“Grave men, near death, who see with blinding sight
Blind eyes could blaze like meteors and be gay,
Rage, rage against the dying of the light.”

Even now! Even now, feeble though I am, I could do things. I could live another life. I could have joy!

Forrest pauses, and when he speaks again, his voice is full of passionate intensity.

“And you, my father, there on the sad height,
Curse, bless, me now with your fierce tears, I pray.
Do not go gentle into that good night.
Rage, rage against the dying of the light.”

All is quiet in my little apartment – but from outside comes the steady thumping of the one I cannot face as he comes nearer, nearer. My mind is full, so full that I feel I cannot breathe. No, I will not go gentle. I will fight. I will rage.

Then, he enters.

The room seems to darken as his shadowy form slides swiftly through the door. I turn to Forrest, but he is staring out the window, oblivious.

Death approaches, winnowing fork in hand. He passes my little kitchen area; then the little table in the center of the room. I feel my heart slow as he comes on, and my eyelids grow heavy.

But No. No! I will not go gentle! I snap open my eyes and frantically – if you can call my sluggish movements that – search for something to throw. Pulling open my bed stand drawer, I pull out socks and underwear along with some old USB cords and Twix bars. I toss these at the oncoming figure, but they fall to the carpet and he comes on with unperturbed pace.

At the bottom of the drawer, I find my old Bible, and hesitate, but only for a second. I pitch it at Death with every fiber in my wretched body.

But what’s this? As my Bible flies through the air, a folded sheet of paper falls out and lands next to me on the bed. It is creased and yellowed. I pick it up and unfold it. Oh. An old crayon drawing by Forrest. Cute. I begin to toss the drawing away, but some inner urge makes me take a second glance.

The drawing is of a little grassy hill with a hole cut out of the side – a tomb. A large circular stone lies on the ground, as if blasted away from the entrance of the tomb by dynamite. I stare. Suddenly, a strange feeling washes over me. I suddenly feel that…nothing matters anymore. Nothing matters…and yet everything matters! Both at the same time!

I look up to see Death almost upon me. Turning, I shove the drawing into Forrest’s hands. He looks down at it with confusion.

 “No Forrest. I will not rage.” I whisper, “Remember, Forrest. Remember!”

Suddenly, another poem comes to my mind – one older and deeper than the one Forrest had recited. As Death draws closer, I allow my head to fall back on the pillow and my eyes squeeze shut.

When they reopen, I see the horrid face of Death looming, gloating in triumph at my demise. He raises his winnowing fork, ready to bring it down on my neck. Fear stabs my heart for a moment, but as the words of the old poem float in my memory, a peace that passes understanding floods every part of my being. “Death!” I whisper the word, but it seems to come out as a loud cry.

“Death, be not proud, though some have called thee

Mighty and dreadful, for thou art not so;

Death’s eyes flash and he steps back. Pushing myself up by my elbows, I attempt to sit up.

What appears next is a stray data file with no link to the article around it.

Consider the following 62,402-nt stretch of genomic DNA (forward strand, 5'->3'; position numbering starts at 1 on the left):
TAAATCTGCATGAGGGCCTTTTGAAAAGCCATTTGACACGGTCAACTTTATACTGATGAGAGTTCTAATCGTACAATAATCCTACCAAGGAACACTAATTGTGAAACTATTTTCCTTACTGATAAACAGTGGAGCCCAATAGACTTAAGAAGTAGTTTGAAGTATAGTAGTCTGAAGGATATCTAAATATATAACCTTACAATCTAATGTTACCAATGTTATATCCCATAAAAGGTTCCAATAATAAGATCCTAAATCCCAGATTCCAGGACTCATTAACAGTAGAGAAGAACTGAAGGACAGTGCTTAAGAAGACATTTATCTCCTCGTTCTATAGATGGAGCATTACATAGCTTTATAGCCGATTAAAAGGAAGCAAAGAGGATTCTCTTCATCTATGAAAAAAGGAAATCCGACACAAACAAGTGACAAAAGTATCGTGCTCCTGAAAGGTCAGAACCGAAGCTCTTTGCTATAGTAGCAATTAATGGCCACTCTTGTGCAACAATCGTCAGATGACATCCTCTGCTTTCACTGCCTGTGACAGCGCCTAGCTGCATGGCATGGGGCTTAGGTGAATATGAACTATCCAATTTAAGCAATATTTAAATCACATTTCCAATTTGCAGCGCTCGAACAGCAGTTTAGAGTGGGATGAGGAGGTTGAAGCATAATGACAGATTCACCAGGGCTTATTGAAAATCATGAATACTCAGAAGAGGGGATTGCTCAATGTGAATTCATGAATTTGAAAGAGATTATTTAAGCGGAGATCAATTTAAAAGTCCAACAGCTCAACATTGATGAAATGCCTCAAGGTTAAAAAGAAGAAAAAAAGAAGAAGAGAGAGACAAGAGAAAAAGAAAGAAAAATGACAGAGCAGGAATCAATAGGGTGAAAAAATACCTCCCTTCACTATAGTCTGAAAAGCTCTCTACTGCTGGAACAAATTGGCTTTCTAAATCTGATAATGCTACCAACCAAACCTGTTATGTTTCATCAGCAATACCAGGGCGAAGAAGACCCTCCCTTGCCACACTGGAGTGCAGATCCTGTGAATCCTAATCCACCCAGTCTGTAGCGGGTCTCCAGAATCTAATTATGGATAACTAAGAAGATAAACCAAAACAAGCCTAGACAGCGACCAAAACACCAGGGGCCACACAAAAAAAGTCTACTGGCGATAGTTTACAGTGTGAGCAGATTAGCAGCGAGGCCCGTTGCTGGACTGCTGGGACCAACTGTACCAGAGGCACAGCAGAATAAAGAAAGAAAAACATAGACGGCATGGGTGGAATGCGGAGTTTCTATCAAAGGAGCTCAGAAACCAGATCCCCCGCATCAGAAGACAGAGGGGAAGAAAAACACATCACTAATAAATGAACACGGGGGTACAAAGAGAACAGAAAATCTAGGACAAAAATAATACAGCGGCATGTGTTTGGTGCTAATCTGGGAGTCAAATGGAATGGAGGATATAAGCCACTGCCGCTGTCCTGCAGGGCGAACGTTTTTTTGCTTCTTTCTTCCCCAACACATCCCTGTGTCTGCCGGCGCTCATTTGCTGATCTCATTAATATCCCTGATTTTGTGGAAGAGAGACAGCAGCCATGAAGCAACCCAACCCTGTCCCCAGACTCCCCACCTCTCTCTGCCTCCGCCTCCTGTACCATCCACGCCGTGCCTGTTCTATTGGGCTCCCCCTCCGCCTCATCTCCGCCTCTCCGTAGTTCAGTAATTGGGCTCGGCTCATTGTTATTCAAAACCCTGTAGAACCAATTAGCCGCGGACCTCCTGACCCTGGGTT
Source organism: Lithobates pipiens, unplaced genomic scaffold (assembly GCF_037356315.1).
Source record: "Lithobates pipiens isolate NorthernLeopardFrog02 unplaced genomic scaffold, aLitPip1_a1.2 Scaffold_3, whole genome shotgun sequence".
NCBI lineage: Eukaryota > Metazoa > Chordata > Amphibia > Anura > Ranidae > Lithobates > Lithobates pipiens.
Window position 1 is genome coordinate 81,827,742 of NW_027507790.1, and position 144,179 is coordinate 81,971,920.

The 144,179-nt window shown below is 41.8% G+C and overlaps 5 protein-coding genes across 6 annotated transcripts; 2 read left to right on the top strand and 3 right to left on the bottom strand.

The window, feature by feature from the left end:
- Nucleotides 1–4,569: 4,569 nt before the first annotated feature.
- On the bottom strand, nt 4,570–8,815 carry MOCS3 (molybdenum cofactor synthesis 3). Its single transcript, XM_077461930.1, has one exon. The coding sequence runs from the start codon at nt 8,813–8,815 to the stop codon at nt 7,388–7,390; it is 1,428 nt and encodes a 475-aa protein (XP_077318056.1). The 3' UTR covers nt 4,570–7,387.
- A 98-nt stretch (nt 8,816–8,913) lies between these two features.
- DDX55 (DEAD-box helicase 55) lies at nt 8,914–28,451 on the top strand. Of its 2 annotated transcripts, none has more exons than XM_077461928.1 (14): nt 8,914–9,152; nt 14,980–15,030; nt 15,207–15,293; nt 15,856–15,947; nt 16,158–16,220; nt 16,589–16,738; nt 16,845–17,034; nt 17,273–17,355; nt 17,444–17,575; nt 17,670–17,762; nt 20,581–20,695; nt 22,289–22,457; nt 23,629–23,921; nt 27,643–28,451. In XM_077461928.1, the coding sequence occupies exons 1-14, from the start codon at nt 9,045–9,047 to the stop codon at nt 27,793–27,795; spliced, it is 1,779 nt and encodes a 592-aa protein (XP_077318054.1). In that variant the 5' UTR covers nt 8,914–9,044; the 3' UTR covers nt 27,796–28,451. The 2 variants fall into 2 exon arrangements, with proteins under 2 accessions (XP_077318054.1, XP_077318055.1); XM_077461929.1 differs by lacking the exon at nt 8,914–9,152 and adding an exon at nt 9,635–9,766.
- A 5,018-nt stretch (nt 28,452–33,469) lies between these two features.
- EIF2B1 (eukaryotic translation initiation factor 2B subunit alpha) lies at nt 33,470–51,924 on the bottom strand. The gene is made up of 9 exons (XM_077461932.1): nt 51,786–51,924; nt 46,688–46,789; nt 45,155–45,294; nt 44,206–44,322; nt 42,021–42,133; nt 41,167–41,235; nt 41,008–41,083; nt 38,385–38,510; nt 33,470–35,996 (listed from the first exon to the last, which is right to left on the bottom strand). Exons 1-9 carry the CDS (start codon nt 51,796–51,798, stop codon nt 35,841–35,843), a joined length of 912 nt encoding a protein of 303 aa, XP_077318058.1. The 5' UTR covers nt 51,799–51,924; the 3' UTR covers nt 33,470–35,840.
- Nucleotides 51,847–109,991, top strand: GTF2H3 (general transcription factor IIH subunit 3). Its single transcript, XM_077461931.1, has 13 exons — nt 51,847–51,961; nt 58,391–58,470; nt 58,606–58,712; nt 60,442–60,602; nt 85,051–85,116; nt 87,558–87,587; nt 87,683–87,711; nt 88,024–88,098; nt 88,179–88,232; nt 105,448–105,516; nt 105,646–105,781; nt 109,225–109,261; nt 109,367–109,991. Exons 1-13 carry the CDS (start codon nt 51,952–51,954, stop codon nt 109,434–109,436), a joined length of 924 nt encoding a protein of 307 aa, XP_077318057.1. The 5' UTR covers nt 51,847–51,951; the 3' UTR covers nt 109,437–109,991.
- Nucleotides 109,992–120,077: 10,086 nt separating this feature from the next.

“For those whom thou think’st thou dost overthrow

Die not, poor Death, nor yet canst thou kill me.”

Wobbling, I stand up and turn to face the one whom I thought I could never face. I startle. Whereas he had seemed a Goliath from my bed, he now seems a dwarf three feet tall. I take a step forward.

“From rest and sleep, which but thy pictures be,

Much pleasure; then from thee much more must flow,

And soonest our best men with thee do go,

Rest of their bones, and soul’s delivery.

Thou art slave to fate, chance, kings, and desperate men,

And dost with poison, war, and sickness dwell,

And poppy or charms can make us sleep as well

And better than thy stroke; why swell’st thou then?”

Out of breath but standing tall, I stare down at Death. Still hideous, he no longer seems a threat. Trembling with rage, he raises his fork and leaps for my throat.

“One short sleep past, we wake eternally

And death shall be no more;”

As I feel the fork slice through my neck, I whisper the final words:

“Death, thou shalt die.”

And even as my vision blurs, I can almost swear I see Death doubling over, a double-edged sword protruding from his back, its cross-guard up to his chest.

I cast a final glance over my shoulder. There sits Forrest, crying at my bed side with the old drawing of the tomb in his hand. I whisper, “Goodbye Forrest,” but he does not look up.

My strength finally fails, and I crumple to the floor. I know that everything is ok, and if Forrest remembers, everything will be ok for him too.

Daycare Injury? Find Out How to Get Compensation

Daycares can be dangerous. 

Take a recent case of mine for example. I was hired by a young mother whose 2-year-old daughter had suffered a serious injury while in daycare. The little girl was playing on the floor in a class of 23 other children overseen by two teachers. While the teachers were preoccupied with directing the children from breakfast to playtime, a much larger child got too rambunctious and fell on the little girl’s left leg. 

The outcome? My client’s little girl went to the hospital with a fractured tibia. 

Like I said, daycares can be dangerous. 

Check out this recent article I ghostwrote for the legal blog kidinjurylaw.com.

What Parents Should Know About Toy-Related Deaths and Serious Injuries

Trouble in Toyland is an annual exposé of dangerous toys released by U. S PIRG (Public Interest Research Group) Education Fund. For thirty-four years, the consumer watchdog group has identified toys on the market which it deems unsafe, sparking over a hundred and fifty recalls of such toys and providing parents with the information they need to protect their children from hazardous playthings.

Despite the successes of the U.S. PIRG Education Fund, many hazardous toys are still being sold and passed into the hands of our children. What legal options do parents have if their child has been injured by one of these toys?

Check out this recent article I edited and rewrote for the legal blog Kidinjurylaw.com.

The Dark Side of the Swimming Pool – Legal Claims Involving Child Injury or Death by Drowning

Summer is here, and many are enjoying the swim season. However, if children are not properly supervised at the pool, summer-time fun can quickly turn tragic.

Drowning is the leading cause of injury death for children 1 to 4 years of age in the United States.

Check out this recent article I edited and rewrote for the legal blog Kidinjurylaw.com.